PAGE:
Common Intent
m.m.p. CD 003

Live the Glenn Miller Café
Ayler aylCD-030

Proof — if any is still needed — of jazz’s universality comes with a quick rundown of the background of the musicians who make up Clear Now. Leader, reedman Albert Pinton was born in Venice, studied in Stockholm, at Berklee in Boston and New York’s Manhattan School of Music and now resides in Stockholm, where he’s a member of the Swedish Radio Jazz Orchestra as well as performing with other bands.

Indianapolis-born trumpeter and flugelhornist Kyle Gregory moved with his family to Verona, Italy in 1998. Since then he has played with, among others, bands featuring guitarist Simone Guiducci and American saxophonist Chris Speed. Surprisingly, both rhythm section members are native-born Italians, though bassist Salvatore Maiore — born in Sassari — has not only worked with ensembles led by Italians like Guiducci, but was also a member of Canadian-born, British trumpeter Kenny Wheeler’s Italian Quintet. Drummer Roberto Dani — born in Vicenza — has worked with locals like pianist Paolo Birro and Guiducci, but formed bands with Gregory, British vocalist Norma Winstone and French tuba player Michel Godard. Is all this clear?

Despite — or perhaps because of — the rootless cosmopolitanism of the quartet members, COMMON INTEREST is, as the title says, an unhyphenated showcase of consolidated freebop. If there is a criticism of the session, it’s that due to the multiplicity of tracks — 15 in slightly less than 51 minutes — each member isn’t allowed enough time to sufficiently bring his experience to bear on the music.

By the same token, impressive music can also come from a group of like-minded countrymen as EXPLODING CUSTOMER demonstrates. All of the band members are Swedish. Two — vibist/drummer Kjell Nordeson, who has been a member of the initially Umeå, Sweden-based AALY trio with saxophonist Mats Gustafsson since 1986, and saxophonist Martin Küchen, who has been active at the Swedish free improvised/Free Jazz scene since the mid-1990s — are veterans. Judging from their photos however, trumpeter Tomas Hallonsten and bassist Benjamin Quigley appear to be tyros. But this doesn’t mean that the music, recorded at Stockholm’s Glenn Miller Café, isn’t powerful and direct.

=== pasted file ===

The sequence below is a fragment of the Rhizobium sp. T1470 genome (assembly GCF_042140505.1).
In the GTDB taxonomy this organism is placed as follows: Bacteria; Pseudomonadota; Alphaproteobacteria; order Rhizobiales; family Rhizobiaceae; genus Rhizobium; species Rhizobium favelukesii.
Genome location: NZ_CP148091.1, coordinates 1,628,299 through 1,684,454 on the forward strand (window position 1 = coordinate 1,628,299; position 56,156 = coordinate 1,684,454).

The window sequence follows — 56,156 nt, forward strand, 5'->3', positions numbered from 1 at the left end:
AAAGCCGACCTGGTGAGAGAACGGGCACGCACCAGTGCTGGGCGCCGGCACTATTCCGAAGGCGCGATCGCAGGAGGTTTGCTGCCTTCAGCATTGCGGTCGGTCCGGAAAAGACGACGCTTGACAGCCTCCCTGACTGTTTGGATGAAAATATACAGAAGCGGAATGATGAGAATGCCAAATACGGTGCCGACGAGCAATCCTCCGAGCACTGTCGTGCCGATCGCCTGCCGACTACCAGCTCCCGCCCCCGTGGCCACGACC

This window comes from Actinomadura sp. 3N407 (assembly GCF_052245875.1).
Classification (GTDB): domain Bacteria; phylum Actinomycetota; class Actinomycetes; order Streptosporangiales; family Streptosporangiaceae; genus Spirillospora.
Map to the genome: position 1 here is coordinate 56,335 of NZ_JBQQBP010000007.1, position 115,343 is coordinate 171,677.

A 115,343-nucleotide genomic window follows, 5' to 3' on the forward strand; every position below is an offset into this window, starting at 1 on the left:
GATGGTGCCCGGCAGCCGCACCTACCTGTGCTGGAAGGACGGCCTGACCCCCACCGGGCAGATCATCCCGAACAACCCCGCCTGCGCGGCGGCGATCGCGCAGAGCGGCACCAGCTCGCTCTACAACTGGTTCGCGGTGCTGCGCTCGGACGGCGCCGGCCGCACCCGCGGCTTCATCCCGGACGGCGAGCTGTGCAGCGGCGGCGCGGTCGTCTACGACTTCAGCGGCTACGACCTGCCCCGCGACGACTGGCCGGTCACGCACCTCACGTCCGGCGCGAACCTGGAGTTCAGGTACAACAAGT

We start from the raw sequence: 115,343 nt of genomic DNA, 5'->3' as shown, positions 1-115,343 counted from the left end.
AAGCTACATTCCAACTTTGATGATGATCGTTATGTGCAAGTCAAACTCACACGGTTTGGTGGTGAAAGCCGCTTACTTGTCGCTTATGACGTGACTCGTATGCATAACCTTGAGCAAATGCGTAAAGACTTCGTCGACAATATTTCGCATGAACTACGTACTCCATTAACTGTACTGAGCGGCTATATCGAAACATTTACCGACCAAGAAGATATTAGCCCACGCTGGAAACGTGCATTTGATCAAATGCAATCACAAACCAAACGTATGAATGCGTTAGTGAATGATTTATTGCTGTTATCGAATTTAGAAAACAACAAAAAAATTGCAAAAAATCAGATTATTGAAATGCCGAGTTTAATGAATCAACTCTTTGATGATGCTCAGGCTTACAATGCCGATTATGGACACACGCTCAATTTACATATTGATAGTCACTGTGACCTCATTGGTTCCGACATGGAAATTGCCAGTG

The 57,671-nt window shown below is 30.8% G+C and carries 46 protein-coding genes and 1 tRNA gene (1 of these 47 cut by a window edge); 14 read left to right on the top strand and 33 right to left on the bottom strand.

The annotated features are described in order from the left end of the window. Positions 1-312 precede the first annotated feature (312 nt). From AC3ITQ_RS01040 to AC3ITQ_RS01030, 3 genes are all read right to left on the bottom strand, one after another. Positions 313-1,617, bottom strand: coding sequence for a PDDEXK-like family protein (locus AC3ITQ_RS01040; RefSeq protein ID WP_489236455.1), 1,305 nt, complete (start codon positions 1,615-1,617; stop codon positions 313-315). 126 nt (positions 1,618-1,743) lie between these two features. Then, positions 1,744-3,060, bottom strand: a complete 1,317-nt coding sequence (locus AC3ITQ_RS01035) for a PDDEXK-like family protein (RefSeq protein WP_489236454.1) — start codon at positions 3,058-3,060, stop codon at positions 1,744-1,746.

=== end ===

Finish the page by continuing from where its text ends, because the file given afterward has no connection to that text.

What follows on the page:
Clear Now’s disc contains many instances of exceptional playing from all concerned, most especially when Pinton unsheathes his tart-sounding baritone saxophone. Yet with fully 11 of the tunes in the one, two or three minute range, ideas are sometimes cut off before they can develop. Faced with a premier CD, it appears that the band members wanted to highlight everything they could do — instead of playing to their strengths.

In truth, the disc really doesn’t pick up steam until “The Limits of Communication”, where grotty baritone shakes, muted trumpet lines and bowed bass make the sounds soar. But at a tich more than 1½ minutes long, the piece doesn’t get to go anywhere. Much more impressive is the next track, “New Life”, where Pinton initially unaccompanied low saxophone uses a coating of multiphonics, tongue slaps and split tones to spread his tone over the piece like thick butter slathered on a piece of bread. Gregory’s buoyant legato trumpeting adds to the effect.